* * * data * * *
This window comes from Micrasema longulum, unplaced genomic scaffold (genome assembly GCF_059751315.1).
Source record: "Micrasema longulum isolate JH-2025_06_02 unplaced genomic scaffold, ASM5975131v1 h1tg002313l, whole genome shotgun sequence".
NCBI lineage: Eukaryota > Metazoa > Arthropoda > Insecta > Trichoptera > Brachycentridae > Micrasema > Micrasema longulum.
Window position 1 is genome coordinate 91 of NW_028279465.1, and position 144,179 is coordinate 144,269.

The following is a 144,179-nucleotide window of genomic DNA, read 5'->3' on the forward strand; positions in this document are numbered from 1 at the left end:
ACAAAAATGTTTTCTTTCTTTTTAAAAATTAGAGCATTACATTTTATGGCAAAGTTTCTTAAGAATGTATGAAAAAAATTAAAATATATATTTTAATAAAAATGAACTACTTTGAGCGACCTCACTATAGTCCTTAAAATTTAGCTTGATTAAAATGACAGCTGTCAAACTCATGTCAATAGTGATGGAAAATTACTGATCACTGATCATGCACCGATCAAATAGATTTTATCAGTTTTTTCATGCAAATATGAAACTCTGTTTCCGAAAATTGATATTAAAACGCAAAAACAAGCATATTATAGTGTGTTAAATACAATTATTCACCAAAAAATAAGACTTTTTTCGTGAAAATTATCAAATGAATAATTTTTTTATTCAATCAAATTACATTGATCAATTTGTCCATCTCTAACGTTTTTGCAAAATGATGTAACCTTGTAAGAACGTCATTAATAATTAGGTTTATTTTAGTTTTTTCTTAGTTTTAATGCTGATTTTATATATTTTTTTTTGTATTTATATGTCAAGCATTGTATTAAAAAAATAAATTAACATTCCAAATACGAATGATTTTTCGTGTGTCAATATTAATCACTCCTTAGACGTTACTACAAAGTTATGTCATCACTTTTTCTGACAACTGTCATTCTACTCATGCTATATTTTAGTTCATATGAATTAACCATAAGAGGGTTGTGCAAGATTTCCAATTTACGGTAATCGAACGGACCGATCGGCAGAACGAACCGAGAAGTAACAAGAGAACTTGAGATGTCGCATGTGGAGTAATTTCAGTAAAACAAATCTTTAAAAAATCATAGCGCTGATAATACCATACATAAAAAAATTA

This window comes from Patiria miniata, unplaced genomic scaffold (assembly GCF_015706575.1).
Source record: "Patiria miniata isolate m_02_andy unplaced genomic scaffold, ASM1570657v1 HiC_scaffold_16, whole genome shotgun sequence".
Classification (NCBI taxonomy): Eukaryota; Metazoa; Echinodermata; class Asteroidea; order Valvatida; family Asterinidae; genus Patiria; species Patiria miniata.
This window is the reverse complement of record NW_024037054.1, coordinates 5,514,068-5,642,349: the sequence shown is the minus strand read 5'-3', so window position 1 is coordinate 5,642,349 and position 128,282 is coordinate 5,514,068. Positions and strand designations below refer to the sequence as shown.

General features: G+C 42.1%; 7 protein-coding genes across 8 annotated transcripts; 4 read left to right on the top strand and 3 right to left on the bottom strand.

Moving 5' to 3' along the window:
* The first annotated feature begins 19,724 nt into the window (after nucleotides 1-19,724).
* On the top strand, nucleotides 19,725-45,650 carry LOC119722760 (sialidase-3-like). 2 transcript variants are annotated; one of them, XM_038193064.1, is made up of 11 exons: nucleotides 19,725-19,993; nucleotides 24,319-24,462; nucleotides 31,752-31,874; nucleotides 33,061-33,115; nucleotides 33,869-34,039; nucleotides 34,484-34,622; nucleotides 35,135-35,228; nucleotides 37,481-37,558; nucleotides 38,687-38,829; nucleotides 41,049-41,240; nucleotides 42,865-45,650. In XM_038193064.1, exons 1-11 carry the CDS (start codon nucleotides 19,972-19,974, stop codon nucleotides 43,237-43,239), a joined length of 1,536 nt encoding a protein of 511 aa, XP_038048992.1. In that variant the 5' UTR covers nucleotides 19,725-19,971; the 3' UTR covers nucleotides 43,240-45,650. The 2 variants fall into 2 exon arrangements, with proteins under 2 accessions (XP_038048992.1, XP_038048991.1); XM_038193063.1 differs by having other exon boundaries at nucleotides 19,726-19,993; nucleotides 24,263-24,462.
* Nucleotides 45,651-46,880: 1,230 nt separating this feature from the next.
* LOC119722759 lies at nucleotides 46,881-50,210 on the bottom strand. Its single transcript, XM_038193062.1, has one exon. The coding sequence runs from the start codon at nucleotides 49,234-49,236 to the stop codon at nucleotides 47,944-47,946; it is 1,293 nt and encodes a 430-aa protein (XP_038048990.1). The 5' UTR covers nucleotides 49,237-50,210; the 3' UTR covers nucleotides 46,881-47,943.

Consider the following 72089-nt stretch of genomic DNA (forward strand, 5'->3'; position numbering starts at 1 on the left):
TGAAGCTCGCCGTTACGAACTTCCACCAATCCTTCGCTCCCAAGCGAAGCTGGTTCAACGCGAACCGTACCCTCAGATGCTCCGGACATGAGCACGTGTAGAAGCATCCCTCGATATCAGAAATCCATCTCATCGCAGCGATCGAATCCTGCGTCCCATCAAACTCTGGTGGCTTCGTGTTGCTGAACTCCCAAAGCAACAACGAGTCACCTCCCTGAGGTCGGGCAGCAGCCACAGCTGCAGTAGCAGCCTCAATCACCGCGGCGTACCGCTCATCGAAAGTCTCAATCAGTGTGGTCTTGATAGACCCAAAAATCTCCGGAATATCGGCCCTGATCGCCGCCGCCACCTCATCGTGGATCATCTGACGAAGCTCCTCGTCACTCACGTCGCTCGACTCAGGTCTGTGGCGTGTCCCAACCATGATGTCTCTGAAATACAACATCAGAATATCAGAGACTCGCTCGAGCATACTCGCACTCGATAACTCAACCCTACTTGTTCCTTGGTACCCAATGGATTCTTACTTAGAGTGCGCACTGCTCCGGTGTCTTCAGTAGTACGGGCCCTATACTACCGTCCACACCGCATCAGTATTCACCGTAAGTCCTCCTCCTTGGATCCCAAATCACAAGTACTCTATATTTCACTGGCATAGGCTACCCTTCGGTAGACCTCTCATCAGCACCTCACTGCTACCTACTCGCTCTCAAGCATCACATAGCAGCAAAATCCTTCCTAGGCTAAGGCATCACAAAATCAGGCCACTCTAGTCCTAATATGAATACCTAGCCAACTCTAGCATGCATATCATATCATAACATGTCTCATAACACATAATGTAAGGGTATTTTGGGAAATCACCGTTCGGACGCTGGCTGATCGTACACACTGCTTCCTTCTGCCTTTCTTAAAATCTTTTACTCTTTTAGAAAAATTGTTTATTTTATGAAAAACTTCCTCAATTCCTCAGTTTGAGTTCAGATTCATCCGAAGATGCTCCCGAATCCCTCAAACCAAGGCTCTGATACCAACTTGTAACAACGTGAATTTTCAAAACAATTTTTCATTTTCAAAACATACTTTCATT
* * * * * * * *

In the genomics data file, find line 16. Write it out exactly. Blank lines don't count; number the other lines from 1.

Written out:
* LOC119722759 lies at nucleotides 46,881-50,210 on the bottom strand. Its single transcript, XM_038193062.1, has one exon. The coding sequence runs from the start codon at nucleotides 49,234-49,236 to the stop codon at nucleotides 47,944-47,946; it is 1,293 nt and encodes a 430-aa protein (XP_038048990.1). The 5' UTR covers nucleotides 49,237-50,210; the 3' UTR covers nucleotides 46,881-47,943.